Today’s blog was written by Katie Ionson.
The Tax Court of Canada’s decision in Brent Kern Family Trust v. R was released on October 17, 2013. Brent Kern is the first reported case to apply the watershed decision of the Federal Court of Appeal (the “FCA”) in R. v. Sommerer, which was released in 2012. The case is unusual in that the normal positions of the parties were reversed: the Minister of National Revenue (the “Minister”) took the position that subsection 75(2) of the Income Tax Act (Canada) (the “Act”) did not apply to the Appellant. The Appellant argued that 75(2) did apply.
The advisors of the Brent Kern Family Trust had based their planning on the CRA’s pre-Sommerer position that subsection 75(2) applied regardless of whether the trust acquired property from a beneficiary by way of gift or by sale. The CRA initially agreed with this position but argued that GAAR applied to prevent the attribution of income.
Unfortunately for the taxpayer, 23 days following the end of the initial hearing and in the midst of the Court’s deliberations, the FCA released its decision in Sommerer. The Court in Brent Kern agreed to hear further submissions from the parties on the applicability of subsection 75(2) in light of Sommerer.
The Appellant attempted, ultimately unsuccessfully, to argue that Sommerer was not applicable to the facts of the case or, in the alternative, was wrongly decided. The Appellant submitted that: (i) Sommerer’s factual complexity made it an exceptional case; (ii) the courts in Sommerer were unduly focussed on the spectre of double taxation, which was not an issue in Brent Kern; (iii) the statements of the FCA that subsection 75(2) does not apply in circumstances where property is acquired for fair market value were obiter dicta; and (iv) the pleadings in Sommerer were deficient and did not provide the courts with the opportunity to fully consider the historical and purposive context of subsection 75(2).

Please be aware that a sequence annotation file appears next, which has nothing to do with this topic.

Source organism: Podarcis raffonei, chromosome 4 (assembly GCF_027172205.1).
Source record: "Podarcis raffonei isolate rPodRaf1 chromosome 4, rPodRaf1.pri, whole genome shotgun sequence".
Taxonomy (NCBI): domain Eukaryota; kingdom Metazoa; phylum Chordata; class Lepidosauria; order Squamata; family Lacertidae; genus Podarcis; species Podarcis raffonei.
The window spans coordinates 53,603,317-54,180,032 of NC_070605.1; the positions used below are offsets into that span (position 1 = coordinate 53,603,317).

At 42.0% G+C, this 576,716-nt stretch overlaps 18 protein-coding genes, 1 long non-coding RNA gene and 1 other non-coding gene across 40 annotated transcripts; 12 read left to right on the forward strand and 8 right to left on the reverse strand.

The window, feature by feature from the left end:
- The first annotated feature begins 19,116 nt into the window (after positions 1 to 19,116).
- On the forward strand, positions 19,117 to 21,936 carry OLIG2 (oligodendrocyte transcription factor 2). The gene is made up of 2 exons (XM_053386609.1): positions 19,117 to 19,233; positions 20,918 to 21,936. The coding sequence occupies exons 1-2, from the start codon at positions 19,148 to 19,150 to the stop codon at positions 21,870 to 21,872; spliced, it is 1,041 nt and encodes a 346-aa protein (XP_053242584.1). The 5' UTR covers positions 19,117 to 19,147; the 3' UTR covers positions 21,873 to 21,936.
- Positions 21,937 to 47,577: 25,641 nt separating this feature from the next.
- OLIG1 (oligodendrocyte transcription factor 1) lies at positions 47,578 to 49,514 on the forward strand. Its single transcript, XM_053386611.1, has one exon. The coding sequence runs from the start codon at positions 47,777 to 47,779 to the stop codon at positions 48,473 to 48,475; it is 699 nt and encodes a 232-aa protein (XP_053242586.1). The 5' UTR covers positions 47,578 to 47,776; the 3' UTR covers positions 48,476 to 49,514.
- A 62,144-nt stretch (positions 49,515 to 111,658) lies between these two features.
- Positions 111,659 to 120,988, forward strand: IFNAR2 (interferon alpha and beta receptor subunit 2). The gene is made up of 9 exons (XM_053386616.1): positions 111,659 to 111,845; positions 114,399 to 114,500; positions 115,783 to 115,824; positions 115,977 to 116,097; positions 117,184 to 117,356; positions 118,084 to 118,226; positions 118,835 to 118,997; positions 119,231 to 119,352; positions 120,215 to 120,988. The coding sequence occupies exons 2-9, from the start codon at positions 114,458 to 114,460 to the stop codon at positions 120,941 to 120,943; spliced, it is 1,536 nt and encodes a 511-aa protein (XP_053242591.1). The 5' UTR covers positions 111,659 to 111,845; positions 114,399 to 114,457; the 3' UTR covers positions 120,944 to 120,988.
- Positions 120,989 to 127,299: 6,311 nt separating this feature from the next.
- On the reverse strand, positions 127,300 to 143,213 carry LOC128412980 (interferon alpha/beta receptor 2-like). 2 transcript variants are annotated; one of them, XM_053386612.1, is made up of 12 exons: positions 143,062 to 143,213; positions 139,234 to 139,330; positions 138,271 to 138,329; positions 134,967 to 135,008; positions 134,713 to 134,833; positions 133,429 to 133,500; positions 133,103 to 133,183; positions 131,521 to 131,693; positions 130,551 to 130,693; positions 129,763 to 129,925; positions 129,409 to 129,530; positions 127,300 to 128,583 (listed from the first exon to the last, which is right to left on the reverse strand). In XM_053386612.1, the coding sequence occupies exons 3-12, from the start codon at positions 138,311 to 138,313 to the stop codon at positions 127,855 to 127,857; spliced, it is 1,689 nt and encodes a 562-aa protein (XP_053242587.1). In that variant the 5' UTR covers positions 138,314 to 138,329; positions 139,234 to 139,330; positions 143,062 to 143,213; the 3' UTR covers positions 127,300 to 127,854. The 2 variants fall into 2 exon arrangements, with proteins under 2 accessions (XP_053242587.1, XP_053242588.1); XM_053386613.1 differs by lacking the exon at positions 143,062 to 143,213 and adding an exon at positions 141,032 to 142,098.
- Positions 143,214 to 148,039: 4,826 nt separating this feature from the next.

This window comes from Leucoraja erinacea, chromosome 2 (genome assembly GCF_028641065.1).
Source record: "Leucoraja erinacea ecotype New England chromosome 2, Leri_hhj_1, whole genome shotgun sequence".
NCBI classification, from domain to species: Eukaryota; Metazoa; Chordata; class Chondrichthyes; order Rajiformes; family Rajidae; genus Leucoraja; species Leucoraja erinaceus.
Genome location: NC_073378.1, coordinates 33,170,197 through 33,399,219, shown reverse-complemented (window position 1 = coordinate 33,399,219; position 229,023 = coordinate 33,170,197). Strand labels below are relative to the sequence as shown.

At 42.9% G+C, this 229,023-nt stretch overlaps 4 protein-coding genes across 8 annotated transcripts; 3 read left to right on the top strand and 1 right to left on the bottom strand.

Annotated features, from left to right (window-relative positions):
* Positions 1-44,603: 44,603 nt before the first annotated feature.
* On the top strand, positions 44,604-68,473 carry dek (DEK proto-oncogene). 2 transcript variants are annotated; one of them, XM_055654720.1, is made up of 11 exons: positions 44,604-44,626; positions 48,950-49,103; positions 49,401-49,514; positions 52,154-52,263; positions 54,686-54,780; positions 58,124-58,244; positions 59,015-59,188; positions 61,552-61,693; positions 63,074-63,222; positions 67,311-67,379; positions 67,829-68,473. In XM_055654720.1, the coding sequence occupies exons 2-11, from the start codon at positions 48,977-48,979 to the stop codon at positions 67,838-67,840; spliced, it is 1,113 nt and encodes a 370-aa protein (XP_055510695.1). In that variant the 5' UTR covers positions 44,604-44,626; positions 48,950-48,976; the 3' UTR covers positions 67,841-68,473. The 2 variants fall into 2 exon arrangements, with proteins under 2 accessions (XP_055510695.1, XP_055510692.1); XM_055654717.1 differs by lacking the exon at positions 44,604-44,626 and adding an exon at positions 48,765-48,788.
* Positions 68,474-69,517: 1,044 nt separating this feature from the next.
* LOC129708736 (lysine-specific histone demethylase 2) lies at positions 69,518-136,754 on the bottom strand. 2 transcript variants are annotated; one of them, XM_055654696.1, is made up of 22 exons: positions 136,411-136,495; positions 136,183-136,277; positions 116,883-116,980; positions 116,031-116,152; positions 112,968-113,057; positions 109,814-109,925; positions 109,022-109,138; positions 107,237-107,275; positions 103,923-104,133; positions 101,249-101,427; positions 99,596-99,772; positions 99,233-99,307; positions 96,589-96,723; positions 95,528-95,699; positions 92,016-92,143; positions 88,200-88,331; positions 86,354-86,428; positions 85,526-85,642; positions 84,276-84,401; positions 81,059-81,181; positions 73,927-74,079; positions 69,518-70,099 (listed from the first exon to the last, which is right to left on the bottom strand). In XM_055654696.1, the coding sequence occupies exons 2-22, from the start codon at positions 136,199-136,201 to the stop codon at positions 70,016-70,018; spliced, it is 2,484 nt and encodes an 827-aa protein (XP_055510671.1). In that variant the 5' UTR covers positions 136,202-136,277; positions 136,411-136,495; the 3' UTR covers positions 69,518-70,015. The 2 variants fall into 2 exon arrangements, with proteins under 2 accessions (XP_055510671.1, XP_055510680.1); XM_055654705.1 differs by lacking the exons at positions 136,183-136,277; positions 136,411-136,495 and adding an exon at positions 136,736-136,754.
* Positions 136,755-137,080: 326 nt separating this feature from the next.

The Court disagreed with all four arguments and declined to find that Sommerer was wrongly decided, stating: “The Tax Court of Canada is not a review court for unequivocal decisions of the Federal Court of Appeal”.
The TCC’s decision in Brent Kern is the first application of the FCA’s ratio in Sommerer to a subsequent reported decision. In this regard, it is significant that Bocock J. refers to the FCA’s decision in Sommerer as “unequivocal” and upholds without qualification the FCA’s determination that subsection 75(2) does not apply to property acquired by a trust through a genuine sale transaction.
Brent Kern is also interesting because it raises the question of whether it is necessary that property be transferred to the trust for fair market value consideration to avoid the application of subsection 75(2). In Brent Kern, the decision references the fact that the property was transferred for “valuable consideration” (not necessarily fair market value consideration).